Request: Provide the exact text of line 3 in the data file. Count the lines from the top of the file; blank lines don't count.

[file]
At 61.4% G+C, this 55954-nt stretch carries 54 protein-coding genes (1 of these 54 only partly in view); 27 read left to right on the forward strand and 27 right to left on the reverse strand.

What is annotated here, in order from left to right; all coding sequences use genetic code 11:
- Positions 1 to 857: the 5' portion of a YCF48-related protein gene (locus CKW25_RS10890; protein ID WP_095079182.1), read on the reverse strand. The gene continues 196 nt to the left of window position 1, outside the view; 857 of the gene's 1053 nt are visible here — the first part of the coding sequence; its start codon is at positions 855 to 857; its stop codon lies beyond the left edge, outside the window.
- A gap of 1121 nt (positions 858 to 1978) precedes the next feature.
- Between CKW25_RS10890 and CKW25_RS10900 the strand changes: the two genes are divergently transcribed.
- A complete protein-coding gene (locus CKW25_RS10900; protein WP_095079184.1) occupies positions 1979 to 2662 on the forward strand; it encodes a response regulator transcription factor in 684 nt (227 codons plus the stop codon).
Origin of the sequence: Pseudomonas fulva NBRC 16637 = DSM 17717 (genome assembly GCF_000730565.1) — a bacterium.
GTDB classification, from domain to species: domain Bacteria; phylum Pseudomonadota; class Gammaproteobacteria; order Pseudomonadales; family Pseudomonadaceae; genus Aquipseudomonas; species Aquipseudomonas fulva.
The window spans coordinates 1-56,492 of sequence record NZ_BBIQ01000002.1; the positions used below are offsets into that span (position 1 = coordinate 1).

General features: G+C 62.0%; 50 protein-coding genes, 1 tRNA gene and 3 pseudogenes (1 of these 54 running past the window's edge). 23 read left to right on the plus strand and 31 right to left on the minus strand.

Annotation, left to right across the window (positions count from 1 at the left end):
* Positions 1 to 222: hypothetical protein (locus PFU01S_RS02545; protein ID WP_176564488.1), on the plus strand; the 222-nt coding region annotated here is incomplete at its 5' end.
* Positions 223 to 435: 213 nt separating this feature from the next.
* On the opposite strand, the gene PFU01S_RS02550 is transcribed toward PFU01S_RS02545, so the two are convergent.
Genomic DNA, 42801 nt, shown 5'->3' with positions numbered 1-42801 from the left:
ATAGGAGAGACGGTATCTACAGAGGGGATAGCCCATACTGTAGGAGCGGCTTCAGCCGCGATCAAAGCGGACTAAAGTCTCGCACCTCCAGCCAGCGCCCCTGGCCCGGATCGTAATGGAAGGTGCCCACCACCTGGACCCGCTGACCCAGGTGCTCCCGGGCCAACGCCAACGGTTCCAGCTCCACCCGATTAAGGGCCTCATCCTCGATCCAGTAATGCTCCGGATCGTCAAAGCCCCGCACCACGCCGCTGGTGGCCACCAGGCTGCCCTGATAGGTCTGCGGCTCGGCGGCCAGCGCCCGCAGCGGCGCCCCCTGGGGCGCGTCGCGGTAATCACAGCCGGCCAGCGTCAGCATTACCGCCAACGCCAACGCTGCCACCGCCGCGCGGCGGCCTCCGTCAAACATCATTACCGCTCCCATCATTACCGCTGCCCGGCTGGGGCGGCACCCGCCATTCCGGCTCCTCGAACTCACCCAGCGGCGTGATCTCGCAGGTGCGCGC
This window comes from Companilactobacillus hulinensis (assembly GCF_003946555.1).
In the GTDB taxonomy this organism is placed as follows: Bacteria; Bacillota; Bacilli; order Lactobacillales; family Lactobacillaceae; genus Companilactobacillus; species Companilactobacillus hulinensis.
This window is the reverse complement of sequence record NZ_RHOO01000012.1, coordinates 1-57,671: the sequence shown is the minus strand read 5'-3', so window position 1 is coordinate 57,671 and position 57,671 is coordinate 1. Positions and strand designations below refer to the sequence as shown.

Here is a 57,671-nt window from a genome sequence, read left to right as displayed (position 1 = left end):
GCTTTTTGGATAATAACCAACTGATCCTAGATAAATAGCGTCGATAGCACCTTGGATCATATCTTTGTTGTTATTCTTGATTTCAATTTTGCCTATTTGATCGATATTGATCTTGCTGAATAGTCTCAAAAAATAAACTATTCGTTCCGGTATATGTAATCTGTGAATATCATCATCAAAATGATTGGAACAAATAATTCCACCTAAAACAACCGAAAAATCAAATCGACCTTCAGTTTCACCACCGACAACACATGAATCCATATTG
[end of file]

- Positions 1 to 857: the 5' portion of a YCF48-related protein gene (locus CKW25_RS10890; protein ID WP_095079182.1), read on the reverse strand. The gene continues 196 nt to the left of window position 1, outside the view; 857 of the gene's 1053 nt are visible here — the first part of the coding sequence; its start codon is at positions 855 to 857; its stop codon lies beyond the left edge, outside the window.